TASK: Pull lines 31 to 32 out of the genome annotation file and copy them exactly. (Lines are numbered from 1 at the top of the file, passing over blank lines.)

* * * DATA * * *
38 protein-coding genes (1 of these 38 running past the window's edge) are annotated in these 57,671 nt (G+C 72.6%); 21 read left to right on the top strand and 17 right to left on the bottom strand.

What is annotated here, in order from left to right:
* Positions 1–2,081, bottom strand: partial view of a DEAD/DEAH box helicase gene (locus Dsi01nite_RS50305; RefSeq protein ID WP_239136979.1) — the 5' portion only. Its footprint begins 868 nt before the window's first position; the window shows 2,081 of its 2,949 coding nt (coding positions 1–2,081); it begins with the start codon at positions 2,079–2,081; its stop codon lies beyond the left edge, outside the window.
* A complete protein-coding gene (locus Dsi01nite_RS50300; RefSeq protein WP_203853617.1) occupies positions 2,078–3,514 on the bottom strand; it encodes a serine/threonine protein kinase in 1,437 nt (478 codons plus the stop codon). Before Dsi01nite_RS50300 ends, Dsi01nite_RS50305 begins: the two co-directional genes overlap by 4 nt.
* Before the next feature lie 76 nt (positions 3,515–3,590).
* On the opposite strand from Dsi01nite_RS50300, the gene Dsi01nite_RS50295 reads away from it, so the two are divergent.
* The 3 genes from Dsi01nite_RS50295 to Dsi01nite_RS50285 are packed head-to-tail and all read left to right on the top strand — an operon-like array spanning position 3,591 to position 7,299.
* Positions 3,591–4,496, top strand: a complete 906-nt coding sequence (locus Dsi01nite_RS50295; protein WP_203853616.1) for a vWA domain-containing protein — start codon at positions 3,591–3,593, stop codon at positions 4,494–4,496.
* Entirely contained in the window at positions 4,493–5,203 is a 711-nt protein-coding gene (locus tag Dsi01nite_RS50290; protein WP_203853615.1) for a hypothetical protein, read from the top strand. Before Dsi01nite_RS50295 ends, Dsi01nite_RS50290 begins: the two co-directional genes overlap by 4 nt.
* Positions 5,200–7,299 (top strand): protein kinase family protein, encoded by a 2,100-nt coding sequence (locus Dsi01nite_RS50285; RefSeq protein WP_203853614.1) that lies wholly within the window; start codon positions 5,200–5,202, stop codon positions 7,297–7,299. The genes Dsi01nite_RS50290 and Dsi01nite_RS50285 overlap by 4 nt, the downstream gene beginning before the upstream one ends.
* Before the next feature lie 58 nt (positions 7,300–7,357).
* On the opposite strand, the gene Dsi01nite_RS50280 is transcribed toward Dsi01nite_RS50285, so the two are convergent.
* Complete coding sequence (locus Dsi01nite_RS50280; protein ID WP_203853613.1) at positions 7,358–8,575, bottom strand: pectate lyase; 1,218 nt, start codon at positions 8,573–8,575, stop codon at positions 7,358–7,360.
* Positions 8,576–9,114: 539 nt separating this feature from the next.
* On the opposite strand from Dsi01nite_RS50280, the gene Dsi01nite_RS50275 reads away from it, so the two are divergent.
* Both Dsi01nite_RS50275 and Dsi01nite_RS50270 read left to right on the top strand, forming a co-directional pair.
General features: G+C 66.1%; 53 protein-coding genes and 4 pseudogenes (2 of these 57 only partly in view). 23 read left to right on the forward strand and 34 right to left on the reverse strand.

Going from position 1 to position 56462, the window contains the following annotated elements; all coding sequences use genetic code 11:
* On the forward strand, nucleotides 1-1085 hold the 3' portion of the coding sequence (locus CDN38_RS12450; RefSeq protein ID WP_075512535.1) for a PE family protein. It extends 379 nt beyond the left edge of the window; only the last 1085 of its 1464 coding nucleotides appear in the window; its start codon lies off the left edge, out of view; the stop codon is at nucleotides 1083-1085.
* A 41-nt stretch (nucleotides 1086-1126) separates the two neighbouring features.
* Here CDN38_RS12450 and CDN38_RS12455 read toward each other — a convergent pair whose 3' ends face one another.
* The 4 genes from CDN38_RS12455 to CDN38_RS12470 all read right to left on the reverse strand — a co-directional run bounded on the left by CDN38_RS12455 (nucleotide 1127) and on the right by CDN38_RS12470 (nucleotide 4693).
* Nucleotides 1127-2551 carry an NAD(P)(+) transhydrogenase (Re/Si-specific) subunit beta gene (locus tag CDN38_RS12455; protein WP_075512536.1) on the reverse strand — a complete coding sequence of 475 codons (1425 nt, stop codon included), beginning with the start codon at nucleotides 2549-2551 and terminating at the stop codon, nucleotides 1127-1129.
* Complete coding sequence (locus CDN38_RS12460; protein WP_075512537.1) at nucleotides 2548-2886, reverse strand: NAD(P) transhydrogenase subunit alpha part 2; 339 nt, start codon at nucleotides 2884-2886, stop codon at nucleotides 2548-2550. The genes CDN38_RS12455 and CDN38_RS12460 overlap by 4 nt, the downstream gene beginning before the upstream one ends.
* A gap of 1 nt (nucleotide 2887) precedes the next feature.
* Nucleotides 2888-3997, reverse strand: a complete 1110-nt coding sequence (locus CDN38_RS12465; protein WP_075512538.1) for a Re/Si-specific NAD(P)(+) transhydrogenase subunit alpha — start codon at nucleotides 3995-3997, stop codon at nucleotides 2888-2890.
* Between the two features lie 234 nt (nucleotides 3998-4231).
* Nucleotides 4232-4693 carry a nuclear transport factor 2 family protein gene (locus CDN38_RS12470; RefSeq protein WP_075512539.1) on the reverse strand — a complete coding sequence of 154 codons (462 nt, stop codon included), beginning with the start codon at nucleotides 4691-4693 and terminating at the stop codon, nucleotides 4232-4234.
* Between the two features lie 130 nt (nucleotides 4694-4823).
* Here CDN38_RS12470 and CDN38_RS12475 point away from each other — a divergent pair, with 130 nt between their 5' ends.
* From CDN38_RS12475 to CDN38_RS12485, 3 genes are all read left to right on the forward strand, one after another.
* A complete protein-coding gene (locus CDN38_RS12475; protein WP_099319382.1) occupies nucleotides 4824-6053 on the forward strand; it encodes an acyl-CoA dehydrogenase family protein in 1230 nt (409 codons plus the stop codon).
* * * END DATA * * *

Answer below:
* From CDN38_RS12475 to CDN38_RS12485, 3 genes are all read left to right on the forward strand, one after another.
* A complete protein-coding gene (locus CDN38_RS12475; protein WP_099319382.1) occupies nucleotides 4824-6053 on the forward strand; it encodes an acyl-CoA dehydrogenase family protein in 1230 nt (409 codons plus the stop codon).